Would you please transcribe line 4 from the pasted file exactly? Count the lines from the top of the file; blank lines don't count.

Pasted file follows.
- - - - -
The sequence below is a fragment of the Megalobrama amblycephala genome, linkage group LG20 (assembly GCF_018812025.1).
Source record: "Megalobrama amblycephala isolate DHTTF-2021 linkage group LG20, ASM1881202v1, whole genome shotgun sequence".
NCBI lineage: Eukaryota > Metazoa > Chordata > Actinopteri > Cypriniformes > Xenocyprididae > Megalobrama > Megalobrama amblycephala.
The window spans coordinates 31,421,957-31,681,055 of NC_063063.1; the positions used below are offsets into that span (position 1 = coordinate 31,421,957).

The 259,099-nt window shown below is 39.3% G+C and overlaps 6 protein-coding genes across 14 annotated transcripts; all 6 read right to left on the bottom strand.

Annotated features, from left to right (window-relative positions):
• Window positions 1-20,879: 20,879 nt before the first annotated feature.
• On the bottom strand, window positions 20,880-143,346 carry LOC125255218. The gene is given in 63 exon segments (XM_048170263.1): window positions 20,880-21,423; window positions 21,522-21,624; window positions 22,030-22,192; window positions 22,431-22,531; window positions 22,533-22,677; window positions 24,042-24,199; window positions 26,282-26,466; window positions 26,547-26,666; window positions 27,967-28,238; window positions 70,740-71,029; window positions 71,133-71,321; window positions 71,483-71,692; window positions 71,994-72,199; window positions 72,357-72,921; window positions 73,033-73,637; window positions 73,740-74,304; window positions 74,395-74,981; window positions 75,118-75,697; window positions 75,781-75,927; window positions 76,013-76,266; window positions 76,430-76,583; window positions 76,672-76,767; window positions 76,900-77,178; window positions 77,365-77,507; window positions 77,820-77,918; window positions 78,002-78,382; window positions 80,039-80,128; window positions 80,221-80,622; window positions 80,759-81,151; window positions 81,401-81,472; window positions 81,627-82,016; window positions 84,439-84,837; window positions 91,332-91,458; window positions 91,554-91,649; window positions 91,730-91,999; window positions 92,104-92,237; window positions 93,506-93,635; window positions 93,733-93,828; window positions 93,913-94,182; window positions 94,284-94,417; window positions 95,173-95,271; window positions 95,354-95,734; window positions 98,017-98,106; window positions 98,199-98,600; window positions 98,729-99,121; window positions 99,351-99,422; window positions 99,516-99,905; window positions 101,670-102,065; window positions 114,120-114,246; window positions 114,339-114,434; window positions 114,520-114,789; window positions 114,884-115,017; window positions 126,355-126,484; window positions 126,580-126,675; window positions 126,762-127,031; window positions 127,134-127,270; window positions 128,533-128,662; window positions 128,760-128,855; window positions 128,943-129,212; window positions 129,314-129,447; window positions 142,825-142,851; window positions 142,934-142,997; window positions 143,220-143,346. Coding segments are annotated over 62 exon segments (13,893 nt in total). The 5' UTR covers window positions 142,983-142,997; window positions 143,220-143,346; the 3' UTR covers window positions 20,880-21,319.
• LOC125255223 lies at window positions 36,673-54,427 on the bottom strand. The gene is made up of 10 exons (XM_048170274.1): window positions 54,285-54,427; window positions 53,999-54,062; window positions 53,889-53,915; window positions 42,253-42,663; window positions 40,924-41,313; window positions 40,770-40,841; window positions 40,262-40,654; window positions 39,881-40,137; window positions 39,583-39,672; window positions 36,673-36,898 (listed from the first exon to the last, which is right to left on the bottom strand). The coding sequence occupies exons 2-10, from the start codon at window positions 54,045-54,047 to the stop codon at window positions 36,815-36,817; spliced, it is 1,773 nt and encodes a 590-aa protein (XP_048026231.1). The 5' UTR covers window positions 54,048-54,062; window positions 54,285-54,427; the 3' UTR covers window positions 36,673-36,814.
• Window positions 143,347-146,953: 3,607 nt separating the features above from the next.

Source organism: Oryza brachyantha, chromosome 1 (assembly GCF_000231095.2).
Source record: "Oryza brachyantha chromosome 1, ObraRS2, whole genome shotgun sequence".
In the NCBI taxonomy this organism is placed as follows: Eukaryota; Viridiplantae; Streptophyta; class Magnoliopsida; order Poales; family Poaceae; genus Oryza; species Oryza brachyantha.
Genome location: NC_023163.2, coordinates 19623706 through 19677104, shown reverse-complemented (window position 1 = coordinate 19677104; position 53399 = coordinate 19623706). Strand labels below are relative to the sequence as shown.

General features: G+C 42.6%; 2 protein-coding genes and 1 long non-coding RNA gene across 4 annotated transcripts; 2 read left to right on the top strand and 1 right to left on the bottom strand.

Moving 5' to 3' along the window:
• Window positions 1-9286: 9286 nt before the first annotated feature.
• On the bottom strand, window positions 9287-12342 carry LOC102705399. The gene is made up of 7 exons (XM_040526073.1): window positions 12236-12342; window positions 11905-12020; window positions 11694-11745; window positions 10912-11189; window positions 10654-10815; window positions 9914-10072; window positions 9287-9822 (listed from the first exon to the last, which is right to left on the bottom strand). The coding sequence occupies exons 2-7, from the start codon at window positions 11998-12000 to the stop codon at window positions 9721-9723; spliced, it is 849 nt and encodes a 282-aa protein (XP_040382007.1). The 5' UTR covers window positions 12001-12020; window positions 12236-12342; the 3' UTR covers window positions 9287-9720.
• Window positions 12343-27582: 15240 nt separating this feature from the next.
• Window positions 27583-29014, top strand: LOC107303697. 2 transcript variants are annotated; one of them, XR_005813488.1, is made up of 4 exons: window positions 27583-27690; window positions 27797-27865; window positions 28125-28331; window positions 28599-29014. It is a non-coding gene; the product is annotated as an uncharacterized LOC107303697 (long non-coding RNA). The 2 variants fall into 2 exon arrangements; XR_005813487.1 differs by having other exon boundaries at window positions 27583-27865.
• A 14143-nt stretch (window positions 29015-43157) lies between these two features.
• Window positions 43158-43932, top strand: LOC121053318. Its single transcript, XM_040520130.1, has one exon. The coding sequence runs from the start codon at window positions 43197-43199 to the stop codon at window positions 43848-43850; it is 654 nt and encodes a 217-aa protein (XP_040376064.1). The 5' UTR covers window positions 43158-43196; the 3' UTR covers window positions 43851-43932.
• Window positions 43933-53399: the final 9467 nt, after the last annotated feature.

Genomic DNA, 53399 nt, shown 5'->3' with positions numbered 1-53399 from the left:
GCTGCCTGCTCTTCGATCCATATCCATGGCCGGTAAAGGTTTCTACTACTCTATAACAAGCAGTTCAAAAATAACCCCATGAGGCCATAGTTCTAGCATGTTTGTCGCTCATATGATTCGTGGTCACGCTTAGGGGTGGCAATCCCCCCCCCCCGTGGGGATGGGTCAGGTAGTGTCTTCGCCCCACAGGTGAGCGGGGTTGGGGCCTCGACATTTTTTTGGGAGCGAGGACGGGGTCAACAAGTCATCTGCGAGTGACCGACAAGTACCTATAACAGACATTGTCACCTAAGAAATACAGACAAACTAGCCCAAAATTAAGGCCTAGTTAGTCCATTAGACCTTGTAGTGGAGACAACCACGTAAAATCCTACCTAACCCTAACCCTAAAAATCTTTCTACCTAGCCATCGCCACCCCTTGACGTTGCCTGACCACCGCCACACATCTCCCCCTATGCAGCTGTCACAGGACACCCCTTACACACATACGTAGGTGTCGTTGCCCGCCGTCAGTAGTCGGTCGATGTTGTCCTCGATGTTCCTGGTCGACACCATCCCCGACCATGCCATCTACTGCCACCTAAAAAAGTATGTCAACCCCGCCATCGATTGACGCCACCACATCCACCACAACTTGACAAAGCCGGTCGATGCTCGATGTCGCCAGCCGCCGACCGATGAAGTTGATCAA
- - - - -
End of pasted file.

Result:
The window spans coordinates 31,421,957-31,681,055 of NC_063063.1; the positions used below are offsets into that span (position 1 = coordinate 31,421,957).